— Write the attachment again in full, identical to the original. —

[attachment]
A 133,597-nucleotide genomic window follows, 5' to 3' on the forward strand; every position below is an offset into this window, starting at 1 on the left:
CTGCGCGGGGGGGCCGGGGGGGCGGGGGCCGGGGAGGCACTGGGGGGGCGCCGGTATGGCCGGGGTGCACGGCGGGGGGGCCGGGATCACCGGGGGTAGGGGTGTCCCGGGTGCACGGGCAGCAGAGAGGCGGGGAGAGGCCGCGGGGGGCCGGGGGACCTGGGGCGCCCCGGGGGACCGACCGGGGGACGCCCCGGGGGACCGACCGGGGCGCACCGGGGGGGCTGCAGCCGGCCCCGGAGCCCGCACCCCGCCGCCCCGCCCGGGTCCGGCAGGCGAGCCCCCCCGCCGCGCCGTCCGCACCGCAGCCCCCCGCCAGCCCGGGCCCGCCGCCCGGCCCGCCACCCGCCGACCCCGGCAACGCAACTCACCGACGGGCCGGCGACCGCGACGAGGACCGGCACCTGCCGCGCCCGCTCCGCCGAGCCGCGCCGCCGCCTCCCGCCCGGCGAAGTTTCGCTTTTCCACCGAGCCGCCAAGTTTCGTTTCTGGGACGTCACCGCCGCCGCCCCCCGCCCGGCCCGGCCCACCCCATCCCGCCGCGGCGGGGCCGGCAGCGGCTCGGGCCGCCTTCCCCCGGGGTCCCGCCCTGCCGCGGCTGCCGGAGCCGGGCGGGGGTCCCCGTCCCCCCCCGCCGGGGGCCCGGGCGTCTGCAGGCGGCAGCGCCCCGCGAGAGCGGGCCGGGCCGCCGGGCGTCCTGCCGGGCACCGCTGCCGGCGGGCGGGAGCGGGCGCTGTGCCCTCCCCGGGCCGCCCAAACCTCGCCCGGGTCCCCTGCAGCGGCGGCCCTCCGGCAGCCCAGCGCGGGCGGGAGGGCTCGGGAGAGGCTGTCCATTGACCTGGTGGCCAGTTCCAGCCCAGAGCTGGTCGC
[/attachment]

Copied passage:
A 133,597-nucleotide genomic window follows, 5' to 3' on the forward strand; every position below is an offset into this window, starting at 1 on the left:
CTGCGCGGGGGGGCCGGGGGGGCGGGGGCCGGGGAGGCACTGGGGGGGCGCCGGTATGGCCGGGGTGCACGGCGGGGGGGCCGGGATCACCGGGGGTAGGGGTGTCCCGGGTGCACGGGCAGCAGAGAGGCGGGGAGAGGCCGCGGGGGGCCGGGGGACCTGGGGCGCCCCGGGGGACCGACCGGGGGACGCCCCGGGGGACCGACCGGGGCGCACCGGGGGGGCTGCAGCCGGCCCCGGAGCCCGCACCCCGCCGCCCCGCCCGGGTCCGGCAGGCGAGCCCCCCCGCCGCGCCGTCCGCACCGCAGCCCCCCGCCAGCCCGGGCCCGCCGCCCGGCCCGCCACCCGCCGACCCCGGCAACGCAACTCACCGACGGGCCGGCGACCGCGACGAGGACCGGCACCTGCCGCGCCCGCTCCGCCGAGCCGCGCCGCCGCCTCCCGCCCGGCGAAGTTTCGCTTTTCCACCGAGCCGCCAAGTTTCGTTTCTGGGACGTCACCGCCGCCGCCCCCCGCCCGGCCCGGCCCACCCCATCCCGCCGCGGCGGGGCCGGCAGCGGCTCGGGCCGCCTTCCCCCGGGGTCCCGCCCTGCCGCGGCTGCCGGAGCCGGGCGGGGGTCCCCGTCCCCCCCCGCCGGGGGCCCGGGCGTCTGCAGGCGGCAGCGCCCCGCGAGAGCGGGCCGGGCCGCCGGGCGTCCTGCCGGGCACCGCTGCCGGCGGGCGGGAGCGGGCGCTGTGCCCTCCCCGGGCCGCCCAAACCTCGCCCGGGTCCCCTGCAGCGGCGGCCCTCCGGCAGCCCAGCGCGGGCGGGAGGGCTCGGGAGAGGCTGTCCATTGACCTGGTGGCCAGTTCCAGCCCAGAGCTGGTCGC